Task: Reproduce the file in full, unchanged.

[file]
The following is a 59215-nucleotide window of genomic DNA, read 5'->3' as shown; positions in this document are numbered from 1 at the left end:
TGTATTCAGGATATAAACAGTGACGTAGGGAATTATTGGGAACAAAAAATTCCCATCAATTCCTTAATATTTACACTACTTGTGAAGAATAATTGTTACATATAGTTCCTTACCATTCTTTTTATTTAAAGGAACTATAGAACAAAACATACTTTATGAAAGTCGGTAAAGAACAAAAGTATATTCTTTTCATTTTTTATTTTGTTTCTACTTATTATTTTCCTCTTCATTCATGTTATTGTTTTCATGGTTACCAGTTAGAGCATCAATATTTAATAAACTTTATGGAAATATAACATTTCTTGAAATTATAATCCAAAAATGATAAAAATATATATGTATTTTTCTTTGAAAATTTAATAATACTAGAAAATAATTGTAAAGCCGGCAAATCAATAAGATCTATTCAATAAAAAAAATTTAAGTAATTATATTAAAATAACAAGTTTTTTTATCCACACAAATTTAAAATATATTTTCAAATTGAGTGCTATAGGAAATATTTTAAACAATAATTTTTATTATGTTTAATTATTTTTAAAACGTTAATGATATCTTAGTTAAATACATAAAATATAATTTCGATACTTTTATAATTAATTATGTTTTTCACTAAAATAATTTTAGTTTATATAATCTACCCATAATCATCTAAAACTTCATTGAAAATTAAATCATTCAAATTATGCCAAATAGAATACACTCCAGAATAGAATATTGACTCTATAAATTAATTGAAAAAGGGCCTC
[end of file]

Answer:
The following is a 59215-nucleotide window of genomic DNA, read 5'->3' as shown; positions in this document are numbered from 1 at the left end:
TGTATTCAGGATATAAACAGTGACGTAGGGAATTATTGGGAACAAAAAATTCCCATCAATTCCTTAATATTTACACTACTTGTGAAGAATAATTGTTACATATAGTTCCTTACCATTCTTTTTATTTAAAGGAACTATAGAACAAAACATACTTTATGAAAGTCGGTAAAGAACAAAAGTATATTCTTTTCATTTTTTATTTTGTTTCTACTTATTATTTTCCTCTTCATTCATGTTATTGTTTTCATGGTTACCAGTTAGAGCATCAATATTTAATAAACTTTATGGAAATATAACATTTCTTGAAATTATAATCCAAAAATGATAAAAATATATATGTATTTTTCTTTGAAAATTTAATAATACTAGAAAATAATTGTAAAGCCGGCAAATCAATAAGATCTATTCAATAAAAAAAATTTAAGTAATTATATTAAAATAACAAGTTTTTTTATCCACACAAATTTAAAATATATTTTCAAATTGAGTGCTATAGGAAATATTTTAAACAATAATTTTTATTATGTTTAATTATTTTTAAAACGTTAATGATATCTTAGTTAAATACATAAAATATAATTTCGATACTTTTATAATTAATTATGTTTTTCACTAAAATAATTTTAGTTTATATAATCTACCCATAATCATCTAAAACTTCATTGAAAATTAAATCATTCAAATTATGCCAAATAGAATACACTCCAGAATAGAATATTGACTCTATAAATTAATTGAAAAAGGGCCTC